Should you propagate string of pearls in soil or water? Experts offer their advice
String of pearls is one of the most popular indoor hanging plants, so learn how to propagate it with our expert-led advice and boost your collection for free
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Learning how to propagate string of pearls is easy and will help you create more plants from your existing one. String of pearls, or Senecio Rowleyanus, is a trendy hanging plant that has distinctive, pearl-shaped foliage. It's unique and adds a sculptural touch to your home decor.
One of the best indoor plants thanks to its easy-going nature, the string of pearls is also a good candidate for propagating at home. This is how you do it, with the help of expert-led advice.
How to propagate string of pearls in soil
As with most succulent propagation, the majority of houseplant growers propagate string of pearls from cuttings.
Vladan Nikolic, a Houseplant Care Expert and founder of the houseplant care blog Mr. Houseplant (opens in new tab), explains that 'there are several ways to propagate a string of pearls – stem cuttings in water, stem cuttings in soil, or layering in soil. Layering is the easiest method with the highest chances of success.'
Here are the steps for layering:
- Cut off several 4-6in (10-15cm) long strings from your indoor hanging plant, making sure you choose healthy strings that are growing well. It's best to do this when the plant is in its main growing phase in spring and summer.
- Take a new pot and fill it with soil. A succulent potting mix (available from Amazon) (opens in new tab) is best.
- Place the cuttings on top of the soil. Make sure the full length of the cuttings is in contact with the soil.
- Use straightened paper clips to pin the cuttings down to the soil. You want them in contact with the soil so the stem nodes can grow roots.
- Place in bright indirect light. Making sure there is enough light is important as it will accelerate the process of propagation.
- Water lightly once the topsoil has dried out.
- Once the cuttings grow roots, reduce watering. Only water when the soil is fully dry, to the bottom of the pot.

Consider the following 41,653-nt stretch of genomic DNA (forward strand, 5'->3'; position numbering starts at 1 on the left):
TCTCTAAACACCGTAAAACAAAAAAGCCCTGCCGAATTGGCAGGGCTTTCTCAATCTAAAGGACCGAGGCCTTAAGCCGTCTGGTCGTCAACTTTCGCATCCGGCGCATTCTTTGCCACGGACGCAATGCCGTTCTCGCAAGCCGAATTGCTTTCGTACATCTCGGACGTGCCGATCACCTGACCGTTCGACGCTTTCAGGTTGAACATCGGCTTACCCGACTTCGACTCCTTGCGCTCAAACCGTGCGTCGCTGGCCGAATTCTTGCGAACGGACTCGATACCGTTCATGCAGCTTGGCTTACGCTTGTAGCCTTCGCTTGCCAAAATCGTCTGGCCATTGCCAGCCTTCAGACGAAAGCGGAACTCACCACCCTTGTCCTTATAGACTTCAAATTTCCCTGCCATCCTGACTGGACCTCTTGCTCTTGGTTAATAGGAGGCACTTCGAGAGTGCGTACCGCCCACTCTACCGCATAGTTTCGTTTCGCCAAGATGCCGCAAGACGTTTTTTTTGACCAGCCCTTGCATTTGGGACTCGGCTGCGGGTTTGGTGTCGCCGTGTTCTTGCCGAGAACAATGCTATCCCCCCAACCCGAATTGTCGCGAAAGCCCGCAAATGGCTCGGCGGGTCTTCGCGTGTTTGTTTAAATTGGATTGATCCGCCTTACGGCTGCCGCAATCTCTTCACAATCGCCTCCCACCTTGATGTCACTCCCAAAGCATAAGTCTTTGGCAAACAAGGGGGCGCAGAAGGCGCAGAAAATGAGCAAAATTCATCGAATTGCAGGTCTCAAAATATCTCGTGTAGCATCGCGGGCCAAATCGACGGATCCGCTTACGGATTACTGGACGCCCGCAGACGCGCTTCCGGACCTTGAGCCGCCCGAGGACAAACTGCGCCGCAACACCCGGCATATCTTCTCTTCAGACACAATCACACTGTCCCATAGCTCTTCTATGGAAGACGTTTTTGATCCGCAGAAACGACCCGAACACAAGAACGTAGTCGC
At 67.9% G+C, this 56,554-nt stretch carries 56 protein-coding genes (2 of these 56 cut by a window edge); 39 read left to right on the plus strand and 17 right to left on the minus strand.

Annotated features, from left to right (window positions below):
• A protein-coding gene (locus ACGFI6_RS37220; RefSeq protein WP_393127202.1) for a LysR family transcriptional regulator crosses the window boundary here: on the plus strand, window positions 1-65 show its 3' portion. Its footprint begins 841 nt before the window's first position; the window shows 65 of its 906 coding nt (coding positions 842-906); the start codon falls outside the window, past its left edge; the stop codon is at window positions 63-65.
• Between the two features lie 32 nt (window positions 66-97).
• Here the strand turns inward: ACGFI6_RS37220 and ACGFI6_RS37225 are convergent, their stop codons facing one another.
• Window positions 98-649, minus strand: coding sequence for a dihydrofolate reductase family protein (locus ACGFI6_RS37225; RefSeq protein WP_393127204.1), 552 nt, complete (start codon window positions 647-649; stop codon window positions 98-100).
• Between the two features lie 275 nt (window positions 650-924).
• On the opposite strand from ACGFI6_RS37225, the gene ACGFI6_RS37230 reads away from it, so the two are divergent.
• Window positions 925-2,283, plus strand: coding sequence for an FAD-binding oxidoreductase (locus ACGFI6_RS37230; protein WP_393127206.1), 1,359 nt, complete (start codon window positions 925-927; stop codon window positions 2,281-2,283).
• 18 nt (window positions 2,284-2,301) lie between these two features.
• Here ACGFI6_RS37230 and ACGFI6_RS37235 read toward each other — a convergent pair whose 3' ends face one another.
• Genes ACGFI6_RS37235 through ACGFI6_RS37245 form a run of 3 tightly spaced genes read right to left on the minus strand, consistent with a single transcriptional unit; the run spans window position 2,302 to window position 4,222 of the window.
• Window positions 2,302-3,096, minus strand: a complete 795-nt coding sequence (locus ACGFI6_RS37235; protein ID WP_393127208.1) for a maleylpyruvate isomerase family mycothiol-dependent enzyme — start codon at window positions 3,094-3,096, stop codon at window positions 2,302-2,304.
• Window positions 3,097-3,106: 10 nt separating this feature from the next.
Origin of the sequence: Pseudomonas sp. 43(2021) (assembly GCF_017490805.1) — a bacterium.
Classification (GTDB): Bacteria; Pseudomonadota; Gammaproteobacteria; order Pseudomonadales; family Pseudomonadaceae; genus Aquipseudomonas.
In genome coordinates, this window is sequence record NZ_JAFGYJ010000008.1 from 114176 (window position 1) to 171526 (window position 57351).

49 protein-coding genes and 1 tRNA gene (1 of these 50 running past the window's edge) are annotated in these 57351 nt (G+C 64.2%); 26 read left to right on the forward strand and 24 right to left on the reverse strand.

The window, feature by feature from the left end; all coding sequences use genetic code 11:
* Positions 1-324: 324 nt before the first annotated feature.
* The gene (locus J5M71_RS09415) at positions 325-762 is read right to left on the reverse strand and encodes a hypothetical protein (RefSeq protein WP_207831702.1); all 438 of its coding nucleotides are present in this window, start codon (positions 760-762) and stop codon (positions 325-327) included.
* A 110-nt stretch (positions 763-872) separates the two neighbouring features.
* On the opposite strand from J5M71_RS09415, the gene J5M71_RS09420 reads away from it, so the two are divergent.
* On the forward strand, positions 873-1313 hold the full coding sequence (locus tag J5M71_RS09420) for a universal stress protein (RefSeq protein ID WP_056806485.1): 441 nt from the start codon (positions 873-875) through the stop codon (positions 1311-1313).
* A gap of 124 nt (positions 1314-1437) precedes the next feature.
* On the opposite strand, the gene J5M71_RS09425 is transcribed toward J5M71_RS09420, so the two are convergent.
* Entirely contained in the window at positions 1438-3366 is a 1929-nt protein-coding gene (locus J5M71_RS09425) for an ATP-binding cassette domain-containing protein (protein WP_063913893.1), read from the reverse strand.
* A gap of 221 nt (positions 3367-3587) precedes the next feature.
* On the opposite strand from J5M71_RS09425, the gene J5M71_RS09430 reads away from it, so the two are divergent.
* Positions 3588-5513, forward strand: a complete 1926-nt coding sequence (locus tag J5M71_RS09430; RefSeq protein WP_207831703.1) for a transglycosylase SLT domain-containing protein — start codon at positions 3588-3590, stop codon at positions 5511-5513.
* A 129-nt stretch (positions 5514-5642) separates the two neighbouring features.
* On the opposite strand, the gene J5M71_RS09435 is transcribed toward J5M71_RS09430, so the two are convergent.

To maximize the success of your string of pearls propagation, Vladan advises you can use a heat mat (available from Amazon) (opens in new tab). This will rise the temperature of the soil by several degrees and will speed up rooting.
Can you propagate string of pearls plants in water?
Yes, it's certainly possible to propagate string of pearls in water. One benefit is that it can be quite a quick process, but on the downside there is more chance of the cuttings rotting in the water.
- Using sterilized pruning shears or small houseplant scissors (try Amazon) (opens in new tab) cut off several 4-6in (10-15cm) long strings.
- Remove a few pearls from the bottom of the cutting to expose the leaf nodes.
- Place the cuttings in a propagation vessel (a simple glass container is fine) with water, ensuring the lower nodes are submerged. The remaining pearls or leaves need to stay above the water to prevent them rotting.
- Place the propagation vessel in bright indirect light.
- Refill the dish regularly as the bottom nodes must be under water at all times.
- Replace the water weekly or more often if it gets dirty. By replacing the water you are removing harmful bacteria that might have multiplied in the meantime and you are providing oxygen.
- Once the new roots have developed on the cutting and reached around 1in (2.5cm) in length, plant your cuttings in soil.
Can you propagate a string of pearls plant by seed?
Again, the answer is yes. However, the seed propagation method is the hardest, with poor germination rates.
Alex Tinsman, a gardener from HowToHouseplant.com (opens in new tab), advises that, 'To plant seeds, place them on top of a moist potting mix and cover with a thin layer of sand or perlite. Spray the top layer daily with water to keep it moist until germination occurs.'
Our advice? Propagating this plant from cuttings using one of the above methods is a much easier way to get more free plants and will give better results.
Anna writes about real estate, interior design, and gardening. Her work has appeared in Homes & Gardens, Livingetc, and many other publications in the US and the UK. Before embarking on her writing career, Anna taught English at university level and is the author of a book called London Writing of the 1930s. She is an experienced outdoor and indoor gardener and has a passion for growing roses and Japanese maples in her outside space.
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